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Montenegro vs Mostar - which day trip to choose?

Updated: Dec 18, 2023

Dubrovnik day trips: A guide to choosing between Kotor and Mostar



Montenegro, specifically the Bay of Kotor, and Mostar - a charming town in Bosnia and Herzegovina, both make for popular day trips from Dubrovnik. Frequently, travellers ask me to weigh in on which one is a better choice. Visiting both would be fantastic as they offer distinct experiences. However, sometimes time and budget constraints allow for only one. In this guide, I aim to provide an objective comparison to help you make an informed decision. The Montenegro day trip, as discussed below, encompasses Perast and Kotor, while the Mostar day trip includes Pocitelj and Mostar itself. So, let's explore details to help you decide wisely - Montenegro or Mostar - which day trip from Dubrovnik to choose?

Landscape Exploration: Montenegro takes the lead


Both day trips undoubtedly offer scenic views, but if you are a landscape enthusiast, Montenegro should be your pick. The impressive steep mountain slopes encircling a fjord-alike bay, adorned with small towns and islets, make it a genuinely gratifying experience.



Diving into history: Recent or remote?


Local history might be your key interest, but let's be honest; understanding the region's history can be challenging unless you're a historian (another reason why having a good guide is a wise idea!). When deciding on a day trip, consider whether you're more interested in recent history or intrigued by the distant past. Montenegro's history spans Illyrians, ancient Romans, Byzantines, medieval local rulers, Venetians, Turks, and Slavs, all contributing to today's picture of the country. In Mostar, despite its equally impressive historical layers, especially the Ottoman era, the focus ends up leaning more towards recent events, particularly related to the fall of Yugoslavia.


Montenegro or Mostar day trip from Dubrovnik
Crooked Bridge, Mostar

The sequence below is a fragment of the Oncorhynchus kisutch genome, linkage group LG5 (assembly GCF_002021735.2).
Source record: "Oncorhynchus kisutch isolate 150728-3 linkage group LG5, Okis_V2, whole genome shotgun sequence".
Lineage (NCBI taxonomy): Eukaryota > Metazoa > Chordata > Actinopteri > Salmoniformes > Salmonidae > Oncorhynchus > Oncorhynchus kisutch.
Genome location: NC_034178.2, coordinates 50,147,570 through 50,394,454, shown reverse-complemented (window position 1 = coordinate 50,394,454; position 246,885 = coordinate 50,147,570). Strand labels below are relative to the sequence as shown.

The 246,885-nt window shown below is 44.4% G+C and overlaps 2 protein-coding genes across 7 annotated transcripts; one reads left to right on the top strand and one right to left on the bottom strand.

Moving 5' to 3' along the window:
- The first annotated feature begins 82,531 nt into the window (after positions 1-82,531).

Landmarks and UNESCO marvels: A draw in both


Montenegro boasts more sights overall, but Mostar's iconic Old Bridge stands out. Both areas have received UNESCO recognition for their contributions to the world's heritage. Mostar showcases an oriental character with its bridges, minarets, towers, mosques, and bazaars. At the same time, the Bay of Kotor exudes a typical Mediterranean atmosphere with its medieval walls, fortresses, residential palaces, churches, and bell towers.





Culinary Cravings: Mostar's gastronomic surprise


If food plays a crucial role in your decision, and you're a fan of grilled meat or exploring local dishes, Mostar is the preferred choice. Visitors often rave about the food, praising its large portions and reasonable prices. River fish is a notable highlight, and for those adhering to halal standards, Mostar offers many restaurants with halal certificates.


In Montenegro, while the food is also good, it rarely takes centre stage. The coastal area provides better seafood options, but for the best local food experience, consider opting for higher-standard restaurants. Depending on the time of the year, checking availability and booking a table in advance might be necessary. Vegetarians and vegans should note that specialized restaurants are lacking in both places, though most restaurants offer vegan or vegetarian dishes.



Being comfortable matters: Safety and friendliness


Both areas are equally safe, welcoming tourists who contribute significantly to the local economies. While pickpocketing is possible in both places, it's a rare occurrence for those careful with their belongings. Some persistent beggars might seek attention, but overall, safety is not a major concern.

Montenegrins and Bosnians-Herzegovinians are generally friendly and welcoming people. Consider that you will primarily meet people who offer their services, so some of them could be a bit pushy (Mostar shop owners a bit more). The staff waiting on tables are usually friendly and helpful.


Embracing differences: Religions


The majority of Montenegro's population is Orthodox Christian. Montenegro's coastal area has the highest concentration of Roman Catholics and Catholic churches in Montenegro.

The prevalent religion in Bosnia and Herzegovina is Islam, but Orthodoxy and Catholicism also have a significant presence. (Medjugorje, a famous Catholic shrine, is on the territory of Bosnia and Herzegovina). While religions might influence Bosnian-Herzegovinian inhabitants' politics and everyday life, visitors will not be affected by that, nor will they notice it; actually, Mostar's East-meets-West vibe provides a more diverse cultural experience compared to Kotor.




Practical considerations: Costs, shopping, currency


Mostar tends to be more budget-friendly than Kotor.